Monday, January 30, 2012

Gordon's Gin

A couple of riders heading

on Sat-
for a
shot with a D200 + 85mm

Monday, January 23, 2012

Photography Course

My latest DSLR Beginner's course for Border's College starts today with the following programme:

Week 2 Weather & Landscape, try to illustrate the changing moods of the weather with a scenic
picture, I recommend using Aperture Priority mode and an aperture of f8 upwards or manual if
you already feel confident!
Week 3 Apertures, this week I have set a technical exercise, please bring a minimum of two
pictures, one an image shot with a wide ie f3.5 - f5.6 aperture set, the other using an aperture of
f11 - f16. Try to have the main subject about 3 metres from the camera.

Shallow depth of field, Wide f2.8
aperture. Focus on main subject.

Week 4 Nightime - this is an exercise in using long shutter speeds normally of 1 second or more
to capture the atmosphere of the night. Could be buildings, traffic trails try not to use flash.
Could try painting with light using a torch.
Week 5 Valentine’s Day/Cooking An image to illustrate either Valentine’s Day or something
from your Kitchen, could try macro/close-up
Week 6 Movement/Sport, this is an exercise in using shutter speeds, either very short to freeze
movement or longer to show the essence of movement.
Week 7 Silouettes/Contre-Jour, this is about shooting against the light to create graphic shapes or
about using backlighting to improve a subject you might shoot it indoors or out.
Week 8 Portraits - use what you learnt during contre-jour to create hairlights or create a striking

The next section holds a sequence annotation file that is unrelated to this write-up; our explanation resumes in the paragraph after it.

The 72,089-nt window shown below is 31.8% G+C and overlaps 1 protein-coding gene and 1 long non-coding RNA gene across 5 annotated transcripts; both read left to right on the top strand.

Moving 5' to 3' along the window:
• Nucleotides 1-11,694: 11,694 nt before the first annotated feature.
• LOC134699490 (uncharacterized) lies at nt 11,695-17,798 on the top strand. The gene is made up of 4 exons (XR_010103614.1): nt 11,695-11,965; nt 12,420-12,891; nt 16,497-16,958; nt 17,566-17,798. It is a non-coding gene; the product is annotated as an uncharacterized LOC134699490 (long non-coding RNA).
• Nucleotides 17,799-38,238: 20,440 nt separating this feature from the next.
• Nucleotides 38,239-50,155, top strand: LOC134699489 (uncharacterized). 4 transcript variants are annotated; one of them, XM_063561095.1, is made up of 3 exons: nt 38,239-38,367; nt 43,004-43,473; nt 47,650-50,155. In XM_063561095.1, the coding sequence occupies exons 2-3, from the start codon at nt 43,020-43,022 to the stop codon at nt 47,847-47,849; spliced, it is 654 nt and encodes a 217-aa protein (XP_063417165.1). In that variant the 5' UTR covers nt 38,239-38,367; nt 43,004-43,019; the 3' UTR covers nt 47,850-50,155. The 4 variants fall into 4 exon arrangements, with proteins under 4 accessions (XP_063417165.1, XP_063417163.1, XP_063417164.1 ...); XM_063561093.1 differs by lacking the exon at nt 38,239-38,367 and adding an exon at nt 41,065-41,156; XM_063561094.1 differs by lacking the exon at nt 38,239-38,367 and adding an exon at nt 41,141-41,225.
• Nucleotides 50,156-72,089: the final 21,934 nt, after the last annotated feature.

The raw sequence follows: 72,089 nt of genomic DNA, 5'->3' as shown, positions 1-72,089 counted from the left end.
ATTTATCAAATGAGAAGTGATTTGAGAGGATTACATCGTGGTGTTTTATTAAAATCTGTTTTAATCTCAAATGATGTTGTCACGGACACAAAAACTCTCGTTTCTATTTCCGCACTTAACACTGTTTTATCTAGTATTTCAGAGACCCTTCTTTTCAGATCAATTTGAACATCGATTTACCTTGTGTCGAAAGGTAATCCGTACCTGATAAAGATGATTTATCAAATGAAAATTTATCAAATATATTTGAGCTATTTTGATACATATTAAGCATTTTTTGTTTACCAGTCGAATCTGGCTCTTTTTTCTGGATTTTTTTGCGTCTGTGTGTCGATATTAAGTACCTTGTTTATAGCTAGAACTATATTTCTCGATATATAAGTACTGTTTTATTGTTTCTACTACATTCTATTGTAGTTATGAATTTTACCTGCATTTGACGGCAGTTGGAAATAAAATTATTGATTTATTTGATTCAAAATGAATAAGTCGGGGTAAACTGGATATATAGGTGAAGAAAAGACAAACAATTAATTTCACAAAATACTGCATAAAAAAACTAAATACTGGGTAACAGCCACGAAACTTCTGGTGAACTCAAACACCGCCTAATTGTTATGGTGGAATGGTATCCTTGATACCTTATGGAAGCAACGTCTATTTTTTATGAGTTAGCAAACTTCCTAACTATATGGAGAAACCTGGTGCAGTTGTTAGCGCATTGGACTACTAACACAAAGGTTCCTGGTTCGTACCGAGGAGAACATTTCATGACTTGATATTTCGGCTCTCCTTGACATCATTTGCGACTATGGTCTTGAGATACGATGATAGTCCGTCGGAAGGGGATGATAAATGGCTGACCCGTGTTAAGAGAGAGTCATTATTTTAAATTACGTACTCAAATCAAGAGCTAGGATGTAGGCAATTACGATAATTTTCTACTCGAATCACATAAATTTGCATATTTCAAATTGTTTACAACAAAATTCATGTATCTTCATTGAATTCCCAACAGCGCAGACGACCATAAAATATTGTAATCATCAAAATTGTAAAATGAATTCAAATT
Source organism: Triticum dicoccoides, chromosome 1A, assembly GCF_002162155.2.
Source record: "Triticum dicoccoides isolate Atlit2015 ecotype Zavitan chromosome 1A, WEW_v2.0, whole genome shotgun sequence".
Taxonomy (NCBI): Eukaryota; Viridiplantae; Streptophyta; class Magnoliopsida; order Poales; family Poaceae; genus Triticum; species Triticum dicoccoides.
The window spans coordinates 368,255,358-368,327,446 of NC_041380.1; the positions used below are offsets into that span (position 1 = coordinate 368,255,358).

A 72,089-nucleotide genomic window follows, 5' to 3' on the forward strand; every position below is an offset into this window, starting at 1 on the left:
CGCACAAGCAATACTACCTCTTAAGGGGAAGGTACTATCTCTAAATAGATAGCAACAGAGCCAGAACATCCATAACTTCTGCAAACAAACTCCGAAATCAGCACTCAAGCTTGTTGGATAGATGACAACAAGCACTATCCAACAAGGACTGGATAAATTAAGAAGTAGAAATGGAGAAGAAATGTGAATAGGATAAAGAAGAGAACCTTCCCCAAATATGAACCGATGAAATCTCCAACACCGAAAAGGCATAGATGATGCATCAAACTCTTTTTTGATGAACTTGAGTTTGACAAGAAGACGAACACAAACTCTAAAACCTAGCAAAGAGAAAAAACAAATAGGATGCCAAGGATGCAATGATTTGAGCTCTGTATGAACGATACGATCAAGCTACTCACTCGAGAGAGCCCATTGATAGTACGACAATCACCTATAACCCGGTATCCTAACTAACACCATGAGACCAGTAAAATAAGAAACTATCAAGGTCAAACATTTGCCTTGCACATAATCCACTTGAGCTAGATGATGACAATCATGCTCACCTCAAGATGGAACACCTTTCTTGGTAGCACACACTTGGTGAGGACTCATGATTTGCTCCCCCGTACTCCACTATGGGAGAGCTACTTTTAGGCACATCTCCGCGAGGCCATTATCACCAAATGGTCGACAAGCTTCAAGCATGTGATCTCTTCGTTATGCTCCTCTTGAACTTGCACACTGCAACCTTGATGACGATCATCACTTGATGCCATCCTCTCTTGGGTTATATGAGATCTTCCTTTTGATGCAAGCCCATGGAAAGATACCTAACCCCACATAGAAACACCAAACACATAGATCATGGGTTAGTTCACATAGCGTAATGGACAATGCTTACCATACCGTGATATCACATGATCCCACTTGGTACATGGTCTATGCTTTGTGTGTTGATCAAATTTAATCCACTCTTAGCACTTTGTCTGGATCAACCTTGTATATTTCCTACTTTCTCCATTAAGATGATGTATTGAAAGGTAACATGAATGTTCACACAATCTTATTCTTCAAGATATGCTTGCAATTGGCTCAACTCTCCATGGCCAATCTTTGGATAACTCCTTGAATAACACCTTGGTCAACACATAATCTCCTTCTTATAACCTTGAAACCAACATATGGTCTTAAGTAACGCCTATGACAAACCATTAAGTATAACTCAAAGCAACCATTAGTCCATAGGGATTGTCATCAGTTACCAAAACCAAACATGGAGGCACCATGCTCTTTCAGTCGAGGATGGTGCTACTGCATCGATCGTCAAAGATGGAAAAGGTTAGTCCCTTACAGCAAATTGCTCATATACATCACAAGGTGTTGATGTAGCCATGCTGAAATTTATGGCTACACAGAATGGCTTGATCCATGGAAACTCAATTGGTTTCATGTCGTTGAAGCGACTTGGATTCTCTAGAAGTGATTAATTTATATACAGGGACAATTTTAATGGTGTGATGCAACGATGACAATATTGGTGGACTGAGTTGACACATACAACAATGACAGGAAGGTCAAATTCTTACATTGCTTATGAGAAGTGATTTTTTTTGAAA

Hollywood look with a table lamp and black background to make a moody low key image. No
Week 9 Street Life/ Shoot from the hip to show people in one of our towns or cities, the key is
to make sure that you are not observed as a photographer and look for an engaging composition
which makes the viewer think.
Week 10 Reflections - put together everything you have learnt to capture any reflective surface -
remember composition, depth of field, maybe revisit one of the earlier topics and combine it with
this one.

Sunday, January 22, 2012

Kodak Film

Photographers are still c-dacking with Kodak film. Yesterday a customer of ours bought 55 rolls of Portra 160 for a trip to Australia, and it was in 120 roll film. At £229.00 it did not quite match our biggest Kodak film sale of 2011 with a value of £1098.00. However, this is not an isolated sale and it is not just students who are sticking with celluloid. Another regular buys Ilford HP5 and Provia 400x at the rate of about 30 a month. This customer tried digital but returned to film for the quality. Don't be too quick to snap the door shut on a truly innovative photo company.
Fujifilm unlike Kodak has embraced the digital market in many ways from building a range of innovative cameras and sensors to getting involved in large format inkjet printing. In addition it makes top quality lenses for companies such as Hasselblad, sells pharmaceuticals like skin creams used cosmetically, Two years ago Fujifilm's revenue from imaging was $4.2bn half the level of 2005 but in 2010 it made six times that amount from other businesses. More than two years after the demise of Polaroid Fuji still makes an instant analogue camera the Instax and the 20 image film to go with it and it is still selling!